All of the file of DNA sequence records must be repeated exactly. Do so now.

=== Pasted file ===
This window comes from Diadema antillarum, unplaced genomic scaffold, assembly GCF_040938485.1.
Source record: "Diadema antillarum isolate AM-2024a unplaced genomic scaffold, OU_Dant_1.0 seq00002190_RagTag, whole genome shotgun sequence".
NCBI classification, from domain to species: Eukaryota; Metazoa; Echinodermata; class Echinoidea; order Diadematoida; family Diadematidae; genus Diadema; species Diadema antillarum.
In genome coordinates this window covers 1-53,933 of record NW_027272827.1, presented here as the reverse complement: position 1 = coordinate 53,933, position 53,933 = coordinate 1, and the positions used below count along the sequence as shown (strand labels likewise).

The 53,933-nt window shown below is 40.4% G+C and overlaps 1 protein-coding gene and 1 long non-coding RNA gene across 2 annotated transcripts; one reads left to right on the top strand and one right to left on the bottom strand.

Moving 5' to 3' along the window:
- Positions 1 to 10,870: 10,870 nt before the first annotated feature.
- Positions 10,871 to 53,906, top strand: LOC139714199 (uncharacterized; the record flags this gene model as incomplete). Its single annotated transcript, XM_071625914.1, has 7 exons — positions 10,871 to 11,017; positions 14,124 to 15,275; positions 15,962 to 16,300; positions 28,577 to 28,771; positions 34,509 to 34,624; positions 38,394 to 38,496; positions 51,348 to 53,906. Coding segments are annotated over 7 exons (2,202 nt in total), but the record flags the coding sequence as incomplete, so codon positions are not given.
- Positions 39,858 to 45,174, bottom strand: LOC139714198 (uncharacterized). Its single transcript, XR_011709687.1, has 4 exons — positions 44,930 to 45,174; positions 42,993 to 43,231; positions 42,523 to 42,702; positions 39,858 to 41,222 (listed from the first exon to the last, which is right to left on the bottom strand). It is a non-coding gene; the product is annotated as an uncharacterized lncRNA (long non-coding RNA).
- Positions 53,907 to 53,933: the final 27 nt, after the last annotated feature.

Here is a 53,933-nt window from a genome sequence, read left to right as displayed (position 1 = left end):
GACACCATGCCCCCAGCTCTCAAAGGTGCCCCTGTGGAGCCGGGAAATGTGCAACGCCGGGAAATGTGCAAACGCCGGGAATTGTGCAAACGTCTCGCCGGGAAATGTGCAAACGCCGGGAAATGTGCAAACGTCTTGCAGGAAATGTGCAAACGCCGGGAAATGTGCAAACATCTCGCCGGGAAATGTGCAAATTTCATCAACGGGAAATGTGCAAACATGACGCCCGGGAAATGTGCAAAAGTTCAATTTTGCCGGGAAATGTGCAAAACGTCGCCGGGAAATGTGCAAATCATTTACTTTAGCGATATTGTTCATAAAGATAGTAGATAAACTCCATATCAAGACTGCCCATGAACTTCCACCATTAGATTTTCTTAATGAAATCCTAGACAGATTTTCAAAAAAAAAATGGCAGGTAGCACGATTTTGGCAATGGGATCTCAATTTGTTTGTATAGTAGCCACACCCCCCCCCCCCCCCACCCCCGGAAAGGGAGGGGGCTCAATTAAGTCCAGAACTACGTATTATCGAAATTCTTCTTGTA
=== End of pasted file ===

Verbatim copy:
This window comes from Diadema antillarum, unplaced genomic scaffold, assembly GCF_040938485.1.
Source record: "Diadema antillarum isolate AM-2024a unplaced genomic scaffold, OU_Dant_1.0 seq00002190_RagTag, whole genome shotgun sequence".
NCBI classification, from domain to species: Eukaryota; Metazoa; Echinodermata; class Echinoidea; order Diadematoida; family Diadematidae; genus Diadema; species Diadema antillarum.
In genome coordinates this window covers 1-53,933 of record NW_027272827.1, presented here as the reverse complement: position 1 = coordinate 53,933, position 53,933 = coordinate 1, and the positions used below count along the sequence as shown (strand labels likewise).

The 53,933-nt window shown below is 40.4% G+C and overlaps 1 protein-coding gene and 1 long non-coding RNA gene across 2 annotated transcripts; one reads left to right on the top strand and one right to left on the bottom strand.

Moving 5' to 3' along the window:
- Positions 1 to 10,870: 10,870 nt before the first annotated feature.
- Positions 10,871 to 53,906, top strand: LOC139714199 (uncharacterized; the record flags this gene model as incomplete). Its single annotated transcript, XM_071625914.1, has 7 exons — positions 10,871 to 11,017; positions 14,124 to 15,275; positions 15,962 to 16,300; positions 28,577 to 28,771; positions 34,509 to 34,624; positions 38,394 to 38,496; positions 51,348 to 53,906. Coding segments are annotated over 7 exons (2,202 nt in total), but the record flags the coding sequence as incomplete, so codon positions are not given.
- Positions 39,858 to 45,174, bottom strand: LOC139714198 (uncharacterized). Its single transcript, XR_011709687.1, has 4 exons — positions 44,930 to 45,174; positions 42,993 to 43,231; positions 42,523 to 42,702; positions 39,858 to 41,222 (listed from the first exon to the last, which is right to left on the bottom strand). It is a non-coding gene; the product is annotated as an uncharacterized lncRNA (long non-coding RNA).
- Positions 53,907 to 53,933: the final 27 nt, after the last annotated feature.

Here is a 53,933-nt window from a genome sequence, read left to right as displayed (position 1 = left end):
GACACCATGCCCCCAGCTCTCAAAGGTGCCCCTGTGGAGCCGGGAAATGTGCAACGCCGGGAAATGTGCAAACGCCGGGAATTGTGCAAACGTCTCGCCGGGAAATGTGCAAACGCCGGGAAATGTGCAAACGTCTTGCAGGAAATGTGCAAACGCCGGGAAATGTGCAAACATCTCGCCGGGAAATGTGCAAATTTCATCAACGGGAAATGTGCAAACATGACGCCCGGGAAATGTGCAAAAGTTCAATTTTGCCGGGAAATGTGCAAAACGTCGCCGGGAAATGTGCAAATCATTTACTTTAGCGATATTGTTCATAAAGATAGTAGATAAACTCCATATCAAGACTGCCCATGAACTTCCACCATTAGATTTTCTTAATGAAATCCTAGACAGATTTTCAAAAAAAAAATGGCAGGTAGCACGATTTTGGCAATGGGATCTCAATTTGTTTGTATAGTAGCCACACCCCCCCCCCCCCCCACCCCCGGAAAGGGAGGGGGCTCAATTAAGTCCAGAACTACGTATTATCGAAATTCTTCTTGTA